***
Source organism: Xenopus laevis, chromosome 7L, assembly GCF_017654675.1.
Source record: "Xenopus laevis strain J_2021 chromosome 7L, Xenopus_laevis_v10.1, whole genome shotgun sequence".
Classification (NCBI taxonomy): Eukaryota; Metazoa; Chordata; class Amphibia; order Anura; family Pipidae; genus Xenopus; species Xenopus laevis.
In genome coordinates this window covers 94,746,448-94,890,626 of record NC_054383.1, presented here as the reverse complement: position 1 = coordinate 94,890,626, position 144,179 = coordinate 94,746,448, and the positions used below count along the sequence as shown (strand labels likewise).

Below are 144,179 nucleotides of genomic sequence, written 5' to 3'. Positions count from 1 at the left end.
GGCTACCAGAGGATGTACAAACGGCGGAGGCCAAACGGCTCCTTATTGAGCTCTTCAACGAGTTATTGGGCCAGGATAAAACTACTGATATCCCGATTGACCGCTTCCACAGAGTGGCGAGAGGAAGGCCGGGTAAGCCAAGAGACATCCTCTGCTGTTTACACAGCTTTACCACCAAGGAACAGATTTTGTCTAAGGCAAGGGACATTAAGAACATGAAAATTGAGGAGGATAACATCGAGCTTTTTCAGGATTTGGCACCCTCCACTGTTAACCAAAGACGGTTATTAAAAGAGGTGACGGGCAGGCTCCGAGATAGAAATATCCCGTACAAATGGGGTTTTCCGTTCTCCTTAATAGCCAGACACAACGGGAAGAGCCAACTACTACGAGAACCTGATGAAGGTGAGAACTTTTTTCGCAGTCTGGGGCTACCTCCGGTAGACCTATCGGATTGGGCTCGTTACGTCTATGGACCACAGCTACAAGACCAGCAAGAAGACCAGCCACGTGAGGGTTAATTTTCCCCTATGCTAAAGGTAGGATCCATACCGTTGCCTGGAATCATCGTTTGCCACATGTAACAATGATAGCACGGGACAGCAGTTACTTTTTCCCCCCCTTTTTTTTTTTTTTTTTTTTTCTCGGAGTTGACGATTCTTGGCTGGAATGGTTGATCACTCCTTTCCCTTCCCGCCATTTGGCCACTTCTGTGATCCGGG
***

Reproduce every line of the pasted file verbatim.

Source organism: Xenopus laevis, chromosome 7L, assembly GCF_017654675.1.
Source record: "Xenopus laevis strain J_2021 chromosome 7L, Xenopus_laevis_v10.1, whole genome shotgun sequence".
Classification (NCBI taxonomy): Eukaryota; Metazoa; Chordata; class Amphibia; order Anura; family Pipidae; genus Xenopus; species Xenopus laevis.
In genome coordinates this window covers 94,746,448-94,890,626 of record NC_054383.1, presented here as the reverse complement: position 1 = coordinate 94,890,626, position 144,179 = coordinate 94,746,448, and the positions used below count along the sequence as shown (strand labels likewise).

Below are 144,179 nucleotides of genomic sequence, written 5' to 3'. Positions count from 1 at the left end.
GGCTACCAGAGGATGTACAAACGGCGGAGGCCAAACGGCTCCTTATTGAGCTCTTCAACGAGTTATTGGGCCAGGATAAAACTACTGATATCCCGATTGACCGCTTCCACAGAGTGGCGAGAGGAAGGCCGGGTAAGCCAAGAGACATCCTCTGCTGTTTACACAGCTTTACCACCAAGGAACAGATTTTGTCTAAGGCAAGGGACATTAAGAACATGAAAATTGAGGAGGATAACATCGAGCTTTTTCAGGATTTGGCACCCTCCACTGTTAACCAAAGACGGTTATTAAAAGAGGTGACGGGCAGGCTCCGAGATAGAAATATCCCGTACAAATGGGGTTTTCCGTTCTCCTTAATAGCCAGACACAACGGGAAGAGCCAACTACTACGAGAACCTGATGAAGGTGAGAACTTTTTTCGCAGTCTGGGGCTACCTCCGGTAGACCTATCGGATTGGGCTCGTTACGTCTATGGACCACAGCTACAAGACCAGCAAGAAGACCAGCCACGTGAGGGTTAATTTTCCCCTATGCTAAAGGTAGGATCCATACCGTTGCCTGGAATCATCGTTTGCCACATGTAACAATGATAGCACGGGACAGCAGTTACTTTTTCCCCCCCTTTTTTTTTTTTTTTTTTTTTCTCGGAGTTGACGATTCTTGGCTGGAATGGTTGATCACTCCTTTCCCTTCCCGCCATTTGGCCACTTCTGTGATCCGGG